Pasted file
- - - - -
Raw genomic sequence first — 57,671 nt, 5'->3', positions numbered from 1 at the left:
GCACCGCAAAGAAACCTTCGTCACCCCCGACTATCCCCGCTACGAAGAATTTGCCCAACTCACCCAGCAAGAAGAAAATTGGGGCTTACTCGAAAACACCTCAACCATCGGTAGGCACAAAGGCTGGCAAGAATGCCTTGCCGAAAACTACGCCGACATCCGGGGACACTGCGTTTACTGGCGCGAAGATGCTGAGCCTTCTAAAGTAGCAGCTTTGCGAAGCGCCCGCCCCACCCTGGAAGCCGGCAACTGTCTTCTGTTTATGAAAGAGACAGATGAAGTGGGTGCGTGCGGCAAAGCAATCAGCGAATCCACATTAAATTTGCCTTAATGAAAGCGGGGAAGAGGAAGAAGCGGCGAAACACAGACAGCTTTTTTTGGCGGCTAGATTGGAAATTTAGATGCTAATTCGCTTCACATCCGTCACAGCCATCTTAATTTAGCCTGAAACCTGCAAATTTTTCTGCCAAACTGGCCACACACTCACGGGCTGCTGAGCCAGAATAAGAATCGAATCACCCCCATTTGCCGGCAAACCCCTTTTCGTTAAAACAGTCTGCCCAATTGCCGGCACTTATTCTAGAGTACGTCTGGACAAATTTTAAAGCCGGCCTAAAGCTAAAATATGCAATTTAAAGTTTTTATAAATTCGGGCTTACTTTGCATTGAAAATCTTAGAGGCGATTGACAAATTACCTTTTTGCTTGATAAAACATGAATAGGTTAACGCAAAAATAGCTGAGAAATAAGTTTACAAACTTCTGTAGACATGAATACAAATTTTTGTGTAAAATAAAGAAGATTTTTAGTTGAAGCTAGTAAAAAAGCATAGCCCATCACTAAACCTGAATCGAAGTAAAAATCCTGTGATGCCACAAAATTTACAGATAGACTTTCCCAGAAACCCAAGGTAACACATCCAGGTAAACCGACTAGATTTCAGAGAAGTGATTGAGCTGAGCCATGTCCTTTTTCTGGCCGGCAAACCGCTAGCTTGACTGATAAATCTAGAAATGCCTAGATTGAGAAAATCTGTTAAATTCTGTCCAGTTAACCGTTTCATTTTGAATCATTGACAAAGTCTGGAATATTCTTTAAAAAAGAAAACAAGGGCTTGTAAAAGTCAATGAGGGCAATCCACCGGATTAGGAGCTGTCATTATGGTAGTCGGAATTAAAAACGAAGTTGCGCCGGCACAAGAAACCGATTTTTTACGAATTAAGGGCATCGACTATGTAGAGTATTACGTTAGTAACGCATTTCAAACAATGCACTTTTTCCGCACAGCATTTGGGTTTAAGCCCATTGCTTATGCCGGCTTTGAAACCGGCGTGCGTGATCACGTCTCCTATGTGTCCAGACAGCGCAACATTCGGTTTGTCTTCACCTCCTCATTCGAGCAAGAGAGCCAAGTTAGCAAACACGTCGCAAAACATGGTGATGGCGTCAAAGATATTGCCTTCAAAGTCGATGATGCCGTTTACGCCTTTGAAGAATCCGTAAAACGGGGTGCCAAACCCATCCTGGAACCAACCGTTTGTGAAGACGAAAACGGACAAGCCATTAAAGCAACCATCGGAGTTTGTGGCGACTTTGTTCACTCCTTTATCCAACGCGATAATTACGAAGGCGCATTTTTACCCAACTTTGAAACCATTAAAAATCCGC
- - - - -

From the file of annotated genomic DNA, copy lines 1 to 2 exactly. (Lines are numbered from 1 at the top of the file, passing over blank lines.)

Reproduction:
Raw genomic sequence first — 57,671 nt, 5'->3', positions numbered from 1 at the left:
GCACCGCAAAGAAACCTTCGTCACCCCCGACTATCCCCGCTACGAAGAATTTGCCCAACTCACCCAGCAAGAAGAAAATTGGGGCTTACTCGAAAACACCTCAACCATCGGTAGGCACAAAGGCTGGCAAGAATGCCTTGCCGAAAACTACGCCGACATCCGGGGACACTGCGTTTACTGGCGCGAAGATGCTGAGCCTTCTAAAGTAGCAGCTTTGCGAAGCGCCCGCCCCACCCTGGAAGCCGGCAACTGTCTTCTGTTTATGAAAGAGACAGATGAAGTGGGTGCGTGCGGCAAAGCAATCAGCGAATCCACATTAAATTTGCCTTAATGAAAGCGGGGAAGAGGAAGAAGCGGCGAAACACAGACAGCTTTTTTTGGCGGCTAGATTGGAAATTTAGATGCTAATTCGCTTCACATCCGTCACAGCCATCTTAATTTAGCCTGAAACCTGCAAATTTTTCTGCCAAACTGGCCACACACTCACGGGCTGCTGAGCCAGAATAAGAATCGAATCACCCCCATTTGCCGGCAAACCCCTTTTCGTTAAAACAGTCTGCCCAATTGCCGGCACTTATTCTAGAGTACGTCTGGACAAATTTTAAAGCCGGCCTAAAGCTAAAATATGCAATTTAAAGTTTTTATAAATTCGGGCTTACTTTGCATTGAAAATCTTAGAGGCGATTGACAAATTACCTTTTTGCTTGATAAAACATGAATAGGTTAACGCAAAAATAGCTGAGAAATAAGTTTACAAACTTCTGTAGACATGAATACAAATTTTTGTGTAAAATAAAGAAGATTTTTAGTTGAAGCTAGTAAAAAAGCATAGCCCATCACTAAACCTGAATCGAAGTAAAAATCCTGTGATGCCACAAAATTTACAGATAGACTTTCCCAGAAACCCAAGGTAACACATCCAGGTAAACCGACTAGATTTCAGAGAAGTGATTGAGCTGAGCCATGTCCTTTTTCTGGCCGGCAAACCGCTAGCTTGACTGATAAATCTAGAAATGCCTAGATTGAGAAAATCTGTTAAATTCTGTCCAGTTAACCGTTTCATTTTGAATCATTGACAAAGTCTGGAATATTCTTTAAAAAAGAAAACAAGGGCTTGTAAAAGTCAATGAGGGCAATCCACCGGATTAGGAGCTGTCATTATGGTAGTCGGAATTAAAAACGAAGTTGCGCCGGCACAAGAAACCGATTTTTTACGAATTAAGGGCATCGACTATGTAGAGTATTACGTTAGTAACGCATTTCAAACAATGCACTTTTTCCGCACAGCATTTGGGTTTAAGCCCATTGCTTATGCCGGCTTTGAAACCGGCGTGCGTGATCACGTCTCCTATGTGTCCAGACAGCGCAACATTCGGTTTGTCTTCACCTCCTCATTCGAGCAAGAGAGCCAAGTTAGCAAACACGTCGCAAAACATGGTGATGGCGTCAAAGATATTGCCTTCAAAGTCGATGATGCCGTTTACGCCTTTGAAGAATCCGTAAAACGGGGTGCCAAACCCATCCTGGAACCAACCGTTTGTGAAGACGAAAACGGACAAGCCATTAAAGCAACCATCGGAGTTTGTGGCGACTTTGTTCACTCCTTTATCCAACGCGATAATTACGAAGGCGCATTTTTACCCAACTTTGAAACCATTAAAAATCCGC